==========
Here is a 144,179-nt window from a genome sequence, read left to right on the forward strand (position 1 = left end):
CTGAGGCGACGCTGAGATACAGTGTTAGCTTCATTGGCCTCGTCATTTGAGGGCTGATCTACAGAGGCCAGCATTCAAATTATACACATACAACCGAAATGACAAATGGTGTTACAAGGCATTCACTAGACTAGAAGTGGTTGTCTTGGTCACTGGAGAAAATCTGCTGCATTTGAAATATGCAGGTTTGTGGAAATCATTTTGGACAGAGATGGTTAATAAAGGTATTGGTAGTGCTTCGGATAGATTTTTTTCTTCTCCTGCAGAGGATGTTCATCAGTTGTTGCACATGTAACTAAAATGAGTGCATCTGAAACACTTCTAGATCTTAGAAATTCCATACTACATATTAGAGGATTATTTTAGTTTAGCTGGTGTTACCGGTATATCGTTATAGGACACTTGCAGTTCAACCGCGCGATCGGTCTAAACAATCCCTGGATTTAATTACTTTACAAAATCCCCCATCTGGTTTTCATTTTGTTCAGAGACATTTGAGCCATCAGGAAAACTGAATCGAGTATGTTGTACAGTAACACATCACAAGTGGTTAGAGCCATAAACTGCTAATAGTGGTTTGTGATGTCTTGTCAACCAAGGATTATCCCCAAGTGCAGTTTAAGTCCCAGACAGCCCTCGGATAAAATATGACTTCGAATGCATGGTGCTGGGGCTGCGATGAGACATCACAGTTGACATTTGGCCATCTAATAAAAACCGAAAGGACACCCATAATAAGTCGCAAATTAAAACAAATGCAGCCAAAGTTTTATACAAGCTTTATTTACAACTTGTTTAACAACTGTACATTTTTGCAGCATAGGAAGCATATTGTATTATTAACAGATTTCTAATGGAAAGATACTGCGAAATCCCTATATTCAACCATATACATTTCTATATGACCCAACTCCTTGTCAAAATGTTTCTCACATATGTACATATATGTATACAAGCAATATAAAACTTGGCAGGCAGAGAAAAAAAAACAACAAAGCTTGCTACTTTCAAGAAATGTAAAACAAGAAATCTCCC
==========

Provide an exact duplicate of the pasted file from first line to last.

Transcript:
Here is a 144,179-nt window from a genome sequence, read left to right on the forward strand (position 1 = left end):
CTGAGGCGACGCTGAGATACAGTGTTAGCTTCATTGGCCTCGTCATTTGAGGGCTGATCTACAGAGGCCAGCATTCAAATTATACACATACAACCGAAATGACAAATGGTGTTACAAGGCATTCACTAGACTAGAAGTGGTTGTCTTGGTCACTGGAGAAAATCTGCTGCATTTGAAATATGCAGGTTTGTGGAAATCATTTTGGACAGAGATGGTTAATAAAGGTATTGGTAGTGCTTCGGATAGATTTTTTTCTTCTCCTGCAGAGGATGTTCATCAGTTGTTGCACATGTAACTAAAATGAGTGCATCTGAAACACTTCTAGATCTTAGAAATTCCATACTACATATTAGAGGATTATTTTAGTTTAGCTGGTGTTACCGGTATATCGTTATAGGACACTTGCAGTTCAACCGCGCGATCGGTCTAAACAATCCCTGGATTTAATTACTTTACAAAATCCCCCATCTGGTTTTCATTTTGTTCAGAGACATTTGAGCCATCAGGAAAACTGAATCGAGTATGTTGTACAGTAACACATCACAAGTGGTTAGAGCCATAAACTGCTAATAGTGGTTTGTGATGTCTTGTCAACCAAGGATTATCCCCAAGTGCAGTTTAAGTCCCAGACAGCCCTCGGATAAAATATGACTTCGAATGCATGGTGCTGGGGCTGCGATGAGACATCACAGTTGACATTTGGCCATCTAATAAAAACCGAAAGGACACCCATAATAAGTCGCAAATTAAAACAAATGCAGCCAAAGTTTTATACAAGCTTTATTTACAACTTGTTTAACAACTGTACATTTTTGCAGCATAGGAAGCATATTGTATTATTAACAGATTTCTAATGGAAAGATACTGCGAAATCCCTATATTCAACCATATACATTTCTATATGACCCAACTCCTTGTCAAAATGTTTCTCACATATGTACATATATGTATACAAGCAATATAAAACTTGGCAGGCAGAGAAAAAAAAACAACAAAGCTTGCTACTTTCAAGAAATGTAAAACAAGAAATCTCCC